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Managing Chronic Kidney Disease with Good Nutrition

Good nutrition is a key component in preventing and managing chronic kidney disease (CKD). Making diet changes at the first signs of CKD can prevent further damage and slow the progression of the disease. Hypertension and diabetes are commonly associated with CKD. Controlling hypertension with a low sodium, healthy fat diet can reduce blood pressure which will help reduce stress on the kidneys. Managing diabetes and blood sugars with a balanced, consistent carbohydrate diet will decrease kidney damage. Fortunately, a healthy diet and physical activity can improve hypertension, diabetes, and CKD.  
Managing Chronic Kidney Disease with Good NutritionThere are several nutrition elements to consider when making diet changes for CKD. The first and possibly the most important nutrient to consider is sodium intake. Sodium causes fluid retention in the body and increases blood pressure which then puts extra strain on the kidneys. Sodium is found in all types of salt and used as a food preservative. Choose foods that are low in sodium. When looking at the food label, 200 mg of sodium per serving or less is a good option. Avoid foods that have more than 600 mg per serving. Limit total sodium intake to 1500 mg per day. One teaspoon of salt contains about 2300 mg of sodium. Consider putting the salt shaker away and try sodium free seasonings like Ms. Dash, no salt Tony Chachere's cajun seasoning, different types of peppers and herbs, garlic and onion powders, lemon juice, and other salt free seasonings. Look for low sodium canned good options, unsalted nuts and snack mixes, frozen or fresh vegetables without added salt, and fresh or frozen fruit. Making foods from scratch allows you to control the amount of salt that is added. Regular canned foods, frozen convenience products, broths and soups, boxed foods, snack foods (sweet and savory), cheese, processed and canned meats, and condiments/sauces all tend to be high in sodium. Check the labels on these foods and look for low sodium options. 
Protein is a macronutrient that is necessary for the body to preserve and repair bones, muscle, skin and hair; however, it should be limited in people with CKD to prevent further kidney damage. There are two types of protein - animal and plant-based sources. Reduce meat to 2-3 oz at meals. This would be about the size of a deck of cards. Good sources of animal protein include lean beef, skinless poultry, eggs, fish, lamb, pork loin, and wild game. Limit plant-based proteins to ½ cup or ¼ cup nuts. Plant-based protein sources usually contain carbohydrates which can affect blood sugar and can be high in potassium and phosphorus. Plant-based sources include beans, peas, lentils, nuts, nut butter, tofu and whole grains.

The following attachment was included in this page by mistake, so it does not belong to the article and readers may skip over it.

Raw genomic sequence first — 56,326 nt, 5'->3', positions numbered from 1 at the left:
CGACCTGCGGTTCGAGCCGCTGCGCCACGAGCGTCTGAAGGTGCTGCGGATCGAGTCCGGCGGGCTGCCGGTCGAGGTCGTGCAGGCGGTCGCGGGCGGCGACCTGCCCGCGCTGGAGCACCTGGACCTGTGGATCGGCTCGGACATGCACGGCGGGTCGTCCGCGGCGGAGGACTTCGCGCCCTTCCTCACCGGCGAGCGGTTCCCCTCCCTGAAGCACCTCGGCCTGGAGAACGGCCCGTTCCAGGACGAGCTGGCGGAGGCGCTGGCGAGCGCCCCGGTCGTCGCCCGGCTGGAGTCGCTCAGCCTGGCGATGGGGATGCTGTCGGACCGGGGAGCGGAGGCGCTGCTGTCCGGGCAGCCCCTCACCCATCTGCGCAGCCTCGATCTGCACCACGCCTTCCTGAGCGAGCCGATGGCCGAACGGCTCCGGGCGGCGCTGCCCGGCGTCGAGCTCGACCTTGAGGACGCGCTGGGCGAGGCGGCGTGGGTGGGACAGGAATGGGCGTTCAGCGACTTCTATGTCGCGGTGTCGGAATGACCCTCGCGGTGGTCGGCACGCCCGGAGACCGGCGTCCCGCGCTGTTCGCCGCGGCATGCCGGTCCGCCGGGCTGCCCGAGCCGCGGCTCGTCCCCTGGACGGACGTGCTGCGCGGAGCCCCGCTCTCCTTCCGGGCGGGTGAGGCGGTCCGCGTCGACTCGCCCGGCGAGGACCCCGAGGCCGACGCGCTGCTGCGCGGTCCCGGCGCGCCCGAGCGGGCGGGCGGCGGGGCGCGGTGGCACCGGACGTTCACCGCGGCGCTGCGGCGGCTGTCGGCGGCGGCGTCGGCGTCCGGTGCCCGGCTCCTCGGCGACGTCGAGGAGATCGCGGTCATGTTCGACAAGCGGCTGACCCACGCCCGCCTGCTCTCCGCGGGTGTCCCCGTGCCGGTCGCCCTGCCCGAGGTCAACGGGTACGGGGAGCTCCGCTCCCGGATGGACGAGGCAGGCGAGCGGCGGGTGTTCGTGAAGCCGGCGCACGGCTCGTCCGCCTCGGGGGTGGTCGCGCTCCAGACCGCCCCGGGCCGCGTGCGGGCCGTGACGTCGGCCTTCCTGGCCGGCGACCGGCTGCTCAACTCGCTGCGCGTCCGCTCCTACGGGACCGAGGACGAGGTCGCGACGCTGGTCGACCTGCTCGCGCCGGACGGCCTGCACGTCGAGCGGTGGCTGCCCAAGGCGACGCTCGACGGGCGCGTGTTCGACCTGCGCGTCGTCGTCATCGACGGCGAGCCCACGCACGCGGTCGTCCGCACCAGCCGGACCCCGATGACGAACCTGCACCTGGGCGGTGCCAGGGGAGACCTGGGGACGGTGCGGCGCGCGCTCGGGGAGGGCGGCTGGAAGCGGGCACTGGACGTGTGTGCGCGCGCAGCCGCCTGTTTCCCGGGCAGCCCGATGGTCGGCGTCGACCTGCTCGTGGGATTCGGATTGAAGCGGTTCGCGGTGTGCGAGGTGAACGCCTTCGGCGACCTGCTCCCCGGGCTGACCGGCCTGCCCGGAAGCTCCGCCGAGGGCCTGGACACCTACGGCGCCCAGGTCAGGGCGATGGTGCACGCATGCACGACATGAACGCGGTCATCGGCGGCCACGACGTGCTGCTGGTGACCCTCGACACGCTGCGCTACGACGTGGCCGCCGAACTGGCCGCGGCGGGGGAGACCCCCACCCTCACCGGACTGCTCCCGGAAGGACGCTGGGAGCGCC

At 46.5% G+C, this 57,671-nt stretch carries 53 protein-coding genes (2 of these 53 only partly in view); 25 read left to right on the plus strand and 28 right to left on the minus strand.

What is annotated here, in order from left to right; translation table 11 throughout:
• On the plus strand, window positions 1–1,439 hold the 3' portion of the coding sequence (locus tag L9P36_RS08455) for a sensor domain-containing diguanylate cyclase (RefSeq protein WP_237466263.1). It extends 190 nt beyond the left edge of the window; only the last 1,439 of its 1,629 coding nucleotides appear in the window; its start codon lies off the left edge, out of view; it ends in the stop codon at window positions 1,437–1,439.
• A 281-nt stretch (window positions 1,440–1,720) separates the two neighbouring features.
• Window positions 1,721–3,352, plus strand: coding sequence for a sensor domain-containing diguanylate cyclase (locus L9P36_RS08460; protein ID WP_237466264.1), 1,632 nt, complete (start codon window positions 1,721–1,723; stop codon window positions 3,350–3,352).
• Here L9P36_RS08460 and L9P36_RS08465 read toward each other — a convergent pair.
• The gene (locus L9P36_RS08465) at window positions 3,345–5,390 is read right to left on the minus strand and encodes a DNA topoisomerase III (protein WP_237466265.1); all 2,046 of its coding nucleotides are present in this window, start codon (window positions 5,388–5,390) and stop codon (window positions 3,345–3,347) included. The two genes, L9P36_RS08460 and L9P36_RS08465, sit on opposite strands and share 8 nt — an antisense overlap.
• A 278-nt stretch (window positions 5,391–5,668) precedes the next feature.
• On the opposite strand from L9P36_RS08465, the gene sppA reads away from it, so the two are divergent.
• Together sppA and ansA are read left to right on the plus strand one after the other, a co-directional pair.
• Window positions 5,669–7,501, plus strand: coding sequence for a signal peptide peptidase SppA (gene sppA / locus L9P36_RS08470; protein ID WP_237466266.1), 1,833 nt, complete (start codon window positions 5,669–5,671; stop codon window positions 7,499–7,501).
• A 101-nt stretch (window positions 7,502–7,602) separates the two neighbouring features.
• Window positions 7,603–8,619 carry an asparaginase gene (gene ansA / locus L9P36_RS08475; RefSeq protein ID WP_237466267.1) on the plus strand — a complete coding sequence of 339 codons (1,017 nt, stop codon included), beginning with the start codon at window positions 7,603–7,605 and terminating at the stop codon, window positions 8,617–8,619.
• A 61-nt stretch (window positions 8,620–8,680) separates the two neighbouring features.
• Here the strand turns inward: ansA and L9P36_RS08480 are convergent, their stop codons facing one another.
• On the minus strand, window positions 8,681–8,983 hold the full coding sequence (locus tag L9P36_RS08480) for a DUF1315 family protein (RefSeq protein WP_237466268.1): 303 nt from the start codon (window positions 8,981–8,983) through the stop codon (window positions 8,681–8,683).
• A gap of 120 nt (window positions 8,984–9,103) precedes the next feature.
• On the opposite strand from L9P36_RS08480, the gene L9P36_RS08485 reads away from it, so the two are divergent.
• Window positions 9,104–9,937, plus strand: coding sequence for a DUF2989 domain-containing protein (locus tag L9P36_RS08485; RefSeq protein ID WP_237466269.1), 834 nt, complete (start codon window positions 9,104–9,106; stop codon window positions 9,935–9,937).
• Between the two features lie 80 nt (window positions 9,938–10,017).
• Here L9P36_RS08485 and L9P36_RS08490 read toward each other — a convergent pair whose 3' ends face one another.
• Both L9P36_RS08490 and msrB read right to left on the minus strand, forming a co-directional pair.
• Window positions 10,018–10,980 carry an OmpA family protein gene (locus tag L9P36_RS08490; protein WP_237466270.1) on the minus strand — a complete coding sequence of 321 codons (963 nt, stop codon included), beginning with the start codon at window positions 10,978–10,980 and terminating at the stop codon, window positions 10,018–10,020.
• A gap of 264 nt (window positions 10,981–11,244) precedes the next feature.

Micronutrients like potassium and phosphorus levels in the body can be affected by kidney function. Potassium is used to control the muscles and nerves in the body including the heart. If the kidneys are unable to filter enough potassium out of the body, elevated potassium levels can cause the heart to not function properly. Avoid salt substitutes as they usually contain potassium chloride. Focus on fruits and vegetables that are low in potassium - apples, berries, grapes, peaches, pineapple, watermelon, asparagus, green beans, cabbage, carrots, cauliflower, corn, greens, and peppers. Avoid tomatoes, bananas, cantaloupe, orange juice, and dried fruit. Dry rice and pasta are good substitutes for potatoes. Drain and rinse canned vegetables and fruits. 
The kidneys control phosphorus build-up in the body. Elevated levels of phosphorus can cause calcium to leach out of bones which leads to brittle bones and fractures. Phosphorus is added to processed foods. These additives are more harmful to the kidneys than natural sources of phosphorus. Avoid foods with ingredients listed with phos (calcium phosphate, disodium phosphate, phosphoric acid, monopotassium phosphate). This includes dark colas, boxed foods, and many convenience foods.  Limit dairy to one serving per day. Rice milk is the best dairy substitute. 
People with CKD should talk with their doctor about fluid needs since fluid restrictions can be beneficial. Choose sugar-free beverages and avoid alcohol and drinks containing phos ingredients like colas and energy drinks. Focus on having more water than other liquids.
Controlling the intake of these nutrients will allow people suffering from CKD to feel better, control side effects, and delay CKD progression. 
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Libbi Calloway RD, CSOWM, LD
 
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